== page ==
Annual meetings an opportune time to raise issue of gender ratios.

The election of directors will be one of the most important issues during the upcoming annual meeting season.

Should our listed companies have more women directors? What is the appropriate mix of executive and non-executive directors? Should the chief executive be a director? Are New Zealand companies doing enough to find and develop new directors?

The Australian Council of Superannuation Investors (ACSI), whose members hold an average 10 per cent of the largest 200 ASX companies, launched a major initiative last week that "aims to lift the representation of women on the boards of ASX companies to at least 30 per cent of all directors by the end of 2017".

Ryman director Claire Higgins.
Ryman director Claire Higgins.

The ACSI wrote to the chairperson of 32 ASX 200 companies that had no women directors and to a further 70 companies that have only one woman on the board.

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The 30 per cent target is ambitious as only 19.8 per cent of ASX 100 company directors are women according to the the latest ACSI survey, which was published in November 2014, while just 12.2 per cent of directors of the 101-200 ranked companies were women.

Although the number of women board members remains low, huge progress has been made in recent years.

For example, the percentage of board seats held by women in ASX 100 companies has increased from just 8.3 per cent to 19.8 per cent since 2000.

The ACSI says that it is "seeking tangible commitments and evidence from these companies (ASX 200) that they have strategies for achieving gender diversity at board level in the near term, rather than the sometimes surprisingly vague statements often made to comply with ASX Corporate Governance Principles".

The ACSI believes that "there is growing evidence of links between gender diversity and financial performance in companies, which suggests that, in more difficult climates, boards that do not have more diverse make-ups and skills to draw on may well suffer the most".

Gender diversity has been a growing trend, particularly in Europe, where women now have 20.3 per cent of board seats compared with only 8 per cent 10 years ago.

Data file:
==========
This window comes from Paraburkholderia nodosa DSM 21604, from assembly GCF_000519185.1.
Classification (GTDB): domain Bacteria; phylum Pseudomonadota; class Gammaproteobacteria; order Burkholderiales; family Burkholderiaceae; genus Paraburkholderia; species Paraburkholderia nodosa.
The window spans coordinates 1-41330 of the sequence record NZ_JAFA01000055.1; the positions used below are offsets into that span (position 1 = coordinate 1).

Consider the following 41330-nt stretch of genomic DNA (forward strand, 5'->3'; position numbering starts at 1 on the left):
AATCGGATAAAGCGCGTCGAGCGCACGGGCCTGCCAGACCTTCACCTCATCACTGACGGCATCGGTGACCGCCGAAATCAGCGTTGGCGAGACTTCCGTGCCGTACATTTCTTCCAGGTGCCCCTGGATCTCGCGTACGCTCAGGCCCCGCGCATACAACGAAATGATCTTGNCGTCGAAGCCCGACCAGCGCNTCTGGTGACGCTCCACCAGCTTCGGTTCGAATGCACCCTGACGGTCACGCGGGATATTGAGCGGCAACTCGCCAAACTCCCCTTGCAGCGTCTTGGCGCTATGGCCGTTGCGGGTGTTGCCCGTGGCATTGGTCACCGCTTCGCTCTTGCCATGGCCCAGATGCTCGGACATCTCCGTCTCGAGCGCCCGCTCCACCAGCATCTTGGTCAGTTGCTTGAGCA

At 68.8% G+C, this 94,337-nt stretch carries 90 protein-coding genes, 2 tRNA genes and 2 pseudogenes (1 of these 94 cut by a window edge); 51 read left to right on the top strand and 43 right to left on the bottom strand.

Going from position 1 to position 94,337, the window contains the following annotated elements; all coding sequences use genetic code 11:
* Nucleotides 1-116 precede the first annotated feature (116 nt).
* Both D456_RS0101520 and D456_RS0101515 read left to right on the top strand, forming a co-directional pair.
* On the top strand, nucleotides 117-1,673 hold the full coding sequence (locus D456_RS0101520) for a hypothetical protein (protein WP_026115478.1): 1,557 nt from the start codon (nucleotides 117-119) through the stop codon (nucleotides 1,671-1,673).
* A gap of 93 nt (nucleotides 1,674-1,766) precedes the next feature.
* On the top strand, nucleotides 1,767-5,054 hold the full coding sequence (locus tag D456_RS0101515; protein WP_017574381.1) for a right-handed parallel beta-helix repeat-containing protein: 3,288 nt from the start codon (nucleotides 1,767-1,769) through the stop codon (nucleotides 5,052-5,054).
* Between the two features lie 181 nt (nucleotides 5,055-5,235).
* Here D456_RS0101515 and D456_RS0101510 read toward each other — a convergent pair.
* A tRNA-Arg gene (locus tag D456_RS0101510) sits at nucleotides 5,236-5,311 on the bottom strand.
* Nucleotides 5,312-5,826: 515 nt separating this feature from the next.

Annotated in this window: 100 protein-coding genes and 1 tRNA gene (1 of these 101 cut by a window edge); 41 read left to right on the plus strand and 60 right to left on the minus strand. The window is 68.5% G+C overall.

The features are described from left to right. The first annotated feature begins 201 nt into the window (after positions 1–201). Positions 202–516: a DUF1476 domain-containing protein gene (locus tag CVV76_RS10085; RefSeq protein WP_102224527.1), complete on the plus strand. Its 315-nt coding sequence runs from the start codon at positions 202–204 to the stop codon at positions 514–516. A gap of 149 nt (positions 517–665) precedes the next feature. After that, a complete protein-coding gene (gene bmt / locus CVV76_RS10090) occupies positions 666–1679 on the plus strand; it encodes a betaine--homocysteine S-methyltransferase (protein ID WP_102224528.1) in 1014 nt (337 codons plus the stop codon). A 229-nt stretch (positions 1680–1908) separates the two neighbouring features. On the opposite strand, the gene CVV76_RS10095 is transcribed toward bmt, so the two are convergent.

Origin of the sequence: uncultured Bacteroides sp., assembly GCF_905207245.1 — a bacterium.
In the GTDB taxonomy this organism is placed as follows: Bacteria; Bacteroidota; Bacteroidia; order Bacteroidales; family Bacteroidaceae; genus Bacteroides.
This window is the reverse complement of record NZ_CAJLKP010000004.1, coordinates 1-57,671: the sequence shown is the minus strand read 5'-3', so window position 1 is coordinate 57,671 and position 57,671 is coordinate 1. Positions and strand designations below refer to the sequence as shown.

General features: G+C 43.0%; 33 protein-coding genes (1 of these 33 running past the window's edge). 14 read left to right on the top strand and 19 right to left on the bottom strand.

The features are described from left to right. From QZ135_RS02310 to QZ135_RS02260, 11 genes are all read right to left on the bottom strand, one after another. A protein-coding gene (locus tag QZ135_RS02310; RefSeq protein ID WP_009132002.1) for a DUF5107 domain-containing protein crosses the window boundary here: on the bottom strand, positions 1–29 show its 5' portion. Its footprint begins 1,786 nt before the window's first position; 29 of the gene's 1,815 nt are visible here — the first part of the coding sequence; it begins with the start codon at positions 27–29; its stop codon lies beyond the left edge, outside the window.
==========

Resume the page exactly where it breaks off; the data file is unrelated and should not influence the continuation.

The leading countries in terms of female board representation are Norway, where women have 38.9 per cent of board seats, Finland 32.1 per cent, France 28.5 and Sweden 27.3.

Christine Spring, Auckland International Airport board member.
Christine Spring, Auckland International Airport board member.

A study of the 16 largest NZX companies -- the domestic companies with sharemarket values in excess of $2 billion -- shows that 20.8 per cent of board seats are held by women. Two of the 16 companies, Port of Tauranga and TrustPower, have no women directors. Both of these companies are based in Tauranga.

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A survey of the remaining 30 New Zealand registered companies included in the NZX50 Index shows that 21.6 per cent of directors are women. ANZ Bank, Coats, Diligent and Westpac are not included in this data - even though they are in the NZX50 Index - because they are registered offshore.

However, seven of these 30 companies - Argosy Property, Mainfreight, Metro Glass, Orion Health, Pacific Edge, Property for Industry and Precinct Property - do not have any women directors.

In other words, nine of the top 46 NZX companies, or 19.6 per cent, have no women directors compared with 32 companies, or 16 per cent, of the ASX 200.

A number of observations can be made about the 16 largest NZX companies including;

• Twenty five of the 120 directors are women